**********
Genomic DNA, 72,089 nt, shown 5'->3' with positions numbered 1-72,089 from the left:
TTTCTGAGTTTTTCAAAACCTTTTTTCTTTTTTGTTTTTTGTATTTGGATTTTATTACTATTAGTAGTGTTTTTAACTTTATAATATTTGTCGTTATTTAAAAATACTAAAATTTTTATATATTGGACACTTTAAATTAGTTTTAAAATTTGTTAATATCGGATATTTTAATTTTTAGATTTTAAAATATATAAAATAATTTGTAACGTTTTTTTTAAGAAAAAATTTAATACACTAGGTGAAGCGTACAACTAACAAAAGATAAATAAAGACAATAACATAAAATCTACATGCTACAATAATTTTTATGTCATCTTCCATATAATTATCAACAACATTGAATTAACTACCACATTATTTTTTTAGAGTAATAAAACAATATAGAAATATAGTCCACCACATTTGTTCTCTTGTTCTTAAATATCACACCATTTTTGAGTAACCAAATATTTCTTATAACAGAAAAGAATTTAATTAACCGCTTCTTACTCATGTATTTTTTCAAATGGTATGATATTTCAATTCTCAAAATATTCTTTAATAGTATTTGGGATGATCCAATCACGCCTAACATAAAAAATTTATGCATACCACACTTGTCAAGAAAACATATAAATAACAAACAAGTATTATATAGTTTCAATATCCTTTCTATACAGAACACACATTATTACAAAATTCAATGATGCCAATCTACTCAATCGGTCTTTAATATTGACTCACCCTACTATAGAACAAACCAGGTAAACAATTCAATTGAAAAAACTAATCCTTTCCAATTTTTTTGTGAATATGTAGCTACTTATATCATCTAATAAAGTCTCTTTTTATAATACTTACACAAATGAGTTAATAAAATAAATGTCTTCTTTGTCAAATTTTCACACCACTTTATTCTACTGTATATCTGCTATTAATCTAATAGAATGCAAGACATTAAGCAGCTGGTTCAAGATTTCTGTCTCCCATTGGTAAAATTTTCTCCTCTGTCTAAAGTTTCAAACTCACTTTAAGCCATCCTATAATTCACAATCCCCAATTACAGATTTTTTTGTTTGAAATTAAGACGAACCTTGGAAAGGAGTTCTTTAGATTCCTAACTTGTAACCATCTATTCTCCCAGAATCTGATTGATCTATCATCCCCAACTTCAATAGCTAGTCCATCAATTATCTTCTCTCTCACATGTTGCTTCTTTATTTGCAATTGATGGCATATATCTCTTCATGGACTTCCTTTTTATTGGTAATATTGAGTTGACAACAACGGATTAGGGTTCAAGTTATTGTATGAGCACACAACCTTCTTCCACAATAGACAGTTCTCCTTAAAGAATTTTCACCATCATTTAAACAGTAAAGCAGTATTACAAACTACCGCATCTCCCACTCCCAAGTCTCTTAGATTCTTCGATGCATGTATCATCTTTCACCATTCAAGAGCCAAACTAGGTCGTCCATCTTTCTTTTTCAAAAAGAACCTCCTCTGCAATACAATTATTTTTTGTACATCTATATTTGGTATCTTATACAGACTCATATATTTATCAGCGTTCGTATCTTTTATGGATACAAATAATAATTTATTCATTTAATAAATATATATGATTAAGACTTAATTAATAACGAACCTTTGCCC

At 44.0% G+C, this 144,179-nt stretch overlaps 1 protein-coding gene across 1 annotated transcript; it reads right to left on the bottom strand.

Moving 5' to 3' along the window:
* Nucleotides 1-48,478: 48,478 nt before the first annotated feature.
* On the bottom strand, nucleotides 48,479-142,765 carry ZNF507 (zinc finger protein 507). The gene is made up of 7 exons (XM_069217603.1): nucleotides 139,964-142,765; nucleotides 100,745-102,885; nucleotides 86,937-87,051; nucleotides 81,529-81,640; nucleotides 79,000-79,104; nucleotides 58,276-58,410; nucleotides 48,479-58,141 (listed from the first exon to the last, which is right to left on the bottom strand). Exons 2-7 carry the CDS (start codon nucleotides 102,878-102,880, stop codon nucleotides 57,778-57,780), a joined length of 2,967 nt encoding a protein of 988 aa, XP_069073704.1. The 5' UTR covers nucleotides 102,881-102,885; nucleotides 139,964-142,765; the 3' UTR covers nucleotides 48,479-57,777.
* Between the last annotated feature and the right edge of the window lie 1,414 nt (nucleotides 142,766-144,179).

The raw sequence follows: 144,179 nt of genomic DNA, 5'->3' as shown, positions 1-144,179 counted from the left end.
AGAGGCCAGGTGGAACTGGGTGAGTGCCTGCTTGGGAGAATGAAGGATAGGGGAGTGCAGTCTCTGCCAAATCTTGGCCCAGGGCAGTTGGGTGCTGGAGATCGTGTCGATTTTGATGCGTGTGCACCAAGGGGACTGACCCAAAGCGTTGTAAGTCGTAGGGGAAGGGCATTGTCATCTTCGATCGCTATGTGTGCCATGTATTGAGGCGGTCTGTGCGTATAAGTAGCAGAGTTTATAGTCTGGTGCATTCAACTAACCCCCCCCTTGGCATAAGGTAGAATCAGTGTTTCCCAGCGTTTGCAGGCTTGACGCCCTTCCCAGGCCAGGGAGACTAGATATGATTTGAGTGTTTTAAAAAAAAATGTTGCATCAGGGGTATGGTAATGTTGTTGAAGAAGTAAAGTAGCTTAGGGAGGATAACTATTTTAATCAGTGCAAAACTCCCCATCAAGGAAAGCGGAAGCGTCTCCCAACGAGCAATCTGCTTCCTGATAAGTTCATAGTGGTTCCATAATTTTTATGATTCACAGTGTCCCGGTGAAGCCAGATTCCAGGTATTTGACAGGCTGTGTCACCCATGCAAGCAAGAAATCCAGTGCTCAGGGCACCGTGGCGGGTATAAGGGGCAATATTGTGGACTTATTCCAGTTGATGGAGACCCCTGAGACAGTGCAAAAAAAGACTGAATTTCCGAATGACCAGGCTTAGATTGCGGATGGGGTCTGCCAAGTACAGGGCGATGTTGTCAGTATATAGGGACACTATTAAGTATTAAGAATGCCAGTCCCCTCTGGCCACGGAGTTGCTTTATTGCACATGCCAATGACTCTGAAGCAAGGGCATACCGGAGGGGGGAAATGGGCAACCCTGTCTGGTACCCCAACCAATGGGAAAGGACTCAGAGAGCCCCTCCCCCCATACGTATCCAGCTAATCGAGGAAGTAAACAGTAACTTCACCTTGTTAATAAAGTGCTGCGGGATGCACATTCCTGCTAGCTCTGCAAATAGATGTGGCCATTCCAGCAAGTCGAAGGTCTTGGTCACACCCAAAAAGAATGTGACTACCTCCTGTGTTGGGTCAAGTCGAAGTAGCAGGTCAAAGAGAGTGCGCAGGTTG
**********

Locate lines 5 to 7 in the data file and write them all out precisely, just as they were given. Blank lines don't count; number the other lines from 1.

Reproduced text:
* Nucleotides 1-48,478: 48,478 nt before the first annotated feature.
* On the bottom strand, nucleotides 48,479-142,765 carry ZNF507 (zinc finger protein 507). The gene is made up of 7 exons (XM_069217603.1): nucleotides 139,964-142,765; nucleotides 100,745-102,885; nucleotides 86,937-87,051; nucleotides 81,529-81,640; nucleotides 79,000-79,104; nucleotides 58,276-58,410; nucleotides 48,479-58,141 (listed from the first exon to the last, which is right to left on the bottom strand). Exons 2-7 carry the CDS (start codon nucleotides 102,878-102,880, stop codon nucleotides 57,778-57,780), a joined length of 2,967 nt encoding a protein of 988 aa, XP_069073704.1. The 5' UTR covers nucleotides 102,881-102,885; nucleotides 139,964-142,765; the 3' UTR covers nucleotides 48,479-57,777.
* Between the last annotated feature and the right edge of the window lie 1,414 nt (nucleotides 142,766-144,179).